Greetings to you & yours from warm Tucson!
Last week in the weekly note, I did not catalog the service, but rather wrote a pastoral note about sheep bites. I got some appreciated feedback from it that told me that others liked that. Some others told me subsequently that they also like the weekly report from my perspective on the church services of the day. It helps them keep in touch with the church family from long distance since they live out of the USA. Both responses were muchly appreciated & I will try to incorporate both into the weekly notes henceforth. So standby for each.
Last Sunday was a delightful day with our own Bethel-based missionaries, Jason & Leigha Carpenter. They were back from their first term in Cambodia where they made huge progress in learning that very difficult tonal language in both speaking it & writing it! They shared with us that they are going back to now plant a church in a new area with hardly any Gospel exposure. It is a more rural area in the province & the Cambodian name is Jemoin (or at least that is my phonetic understanding of it.) In any case the name means in Cambodian, “chicken manure.” Their heart to serve has been shown & it came through loud & clear on Sunday! We were all thoroughly blessed by Jason’s message in the AM service on “The Glory of God in Missions.” His explanation on the Buddhist law of karma was tremendous! It helped us monumentally to understand the difficulty in communicating the Gospel truth to the Khmer people. There are all new definitions to them for sin, God, truth, hope, & virtually every other Biblical concept. But we got it & that alone should help us exponentially in praying more effectively for them as they go back.
In the evening service Jason took a healthy portion of the service for questions from the congregation. There were rapid, spontaneous questions about so much that the people wondered about. Some were personal questions about their living situations. Some were about the Khmer culture. Many were about the way they are planning to reach the Cambodian people. One unique way is that they have taken music lessons on Cambodian instruments to learn to play THEIR music which is common to their Asian ears & tastes. I thought that was a brilliant idea! Since music is the avenue to the heart, using music that is not foreign should be truly instrumental in opening heathen hearts to the Truth of God. I only wish Jason & Leigha had played some of that music so we could have heard it first-hand & how different it is from our Western musical tastes. I am hopeful that they still will get a chance to do just that before they leave the territory!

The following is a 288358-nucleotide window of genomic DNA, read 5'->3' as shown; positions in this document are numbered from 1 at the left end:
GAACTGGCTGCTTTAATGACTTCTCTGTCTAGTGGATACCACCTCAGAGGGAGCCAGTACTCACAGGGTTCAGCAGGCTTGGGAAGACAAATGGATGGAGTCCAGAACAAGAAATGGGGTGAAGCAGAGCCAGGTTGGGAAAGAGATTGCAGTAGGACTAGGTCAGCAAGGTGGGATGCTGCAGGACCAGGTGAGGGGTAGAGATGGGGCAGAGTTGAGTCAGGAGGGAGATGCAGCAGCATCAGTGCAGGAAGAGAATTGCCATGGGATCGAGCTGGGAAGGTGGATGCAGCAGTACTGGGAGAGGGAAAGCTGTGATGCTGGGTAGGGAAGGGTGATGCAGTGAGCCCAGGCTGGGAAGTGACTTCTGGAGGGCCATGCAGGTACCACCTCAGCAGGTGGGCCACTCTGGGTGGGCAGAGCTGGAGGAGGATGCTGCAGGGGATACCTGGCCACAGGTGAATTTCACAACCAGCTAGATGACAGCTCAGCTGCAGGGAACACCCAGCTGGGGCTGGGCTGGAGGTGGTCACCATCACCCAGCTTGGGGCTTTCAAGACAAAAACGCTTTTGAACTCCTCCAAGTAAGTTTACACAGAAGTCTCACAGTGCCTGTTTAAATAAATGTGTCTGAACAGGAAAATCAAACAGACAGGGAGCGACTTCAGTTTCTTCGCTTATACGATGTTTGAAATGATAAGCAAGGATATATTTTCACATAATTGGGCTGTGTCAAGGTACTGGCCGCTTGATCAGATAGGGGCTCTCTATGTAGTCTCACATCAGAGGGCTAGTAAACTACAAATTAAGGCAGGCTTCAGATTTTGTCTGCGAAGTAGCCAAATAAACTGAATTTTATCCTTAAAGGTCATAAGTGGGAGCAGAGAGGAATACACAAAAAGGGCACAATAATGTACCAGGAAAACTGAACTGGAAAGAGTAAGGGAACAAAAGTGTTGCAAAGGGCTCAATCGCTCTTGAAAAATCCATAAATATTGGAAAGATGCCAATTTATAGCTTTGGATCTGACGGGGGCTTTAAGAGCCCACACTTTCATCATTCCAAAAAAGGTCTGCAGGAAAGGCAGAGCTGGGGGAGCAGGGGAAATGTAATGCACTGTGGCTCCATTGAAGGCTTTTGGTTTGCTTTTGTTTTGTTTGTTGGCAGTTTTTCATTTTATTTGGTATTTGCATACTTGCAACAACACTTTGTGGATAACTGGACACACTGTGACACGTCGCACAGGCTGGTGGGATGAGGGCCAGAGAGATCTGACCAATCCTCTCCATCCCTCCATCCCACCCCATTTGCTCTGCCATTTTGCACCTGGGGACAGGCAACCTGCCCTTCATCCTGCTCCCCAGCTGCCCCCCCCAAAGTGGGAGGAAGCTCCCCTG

Jason played his baritone in the AM & PM services for the offertories. It was moving, invigorating, & masterfully done. Anna, his sister, accompanied him on the piano. Their music brought great glory to the Lord which accented his morning message to the tee.
So it was a marvelous day in the Lord for our church family. Seeing one of our favorite sons come home from the mission field with such a report was stirring indeed. I do not know how any of our church members could not have left on Sunday just thrilled out of their minds! I surely was. To see this young couple excited about returning “home” to Cambodia & their enthusiasm to plant that new church was absolutely delightful to us all. To God be all the glory for such great things from the Lord. What more could we ask for than this?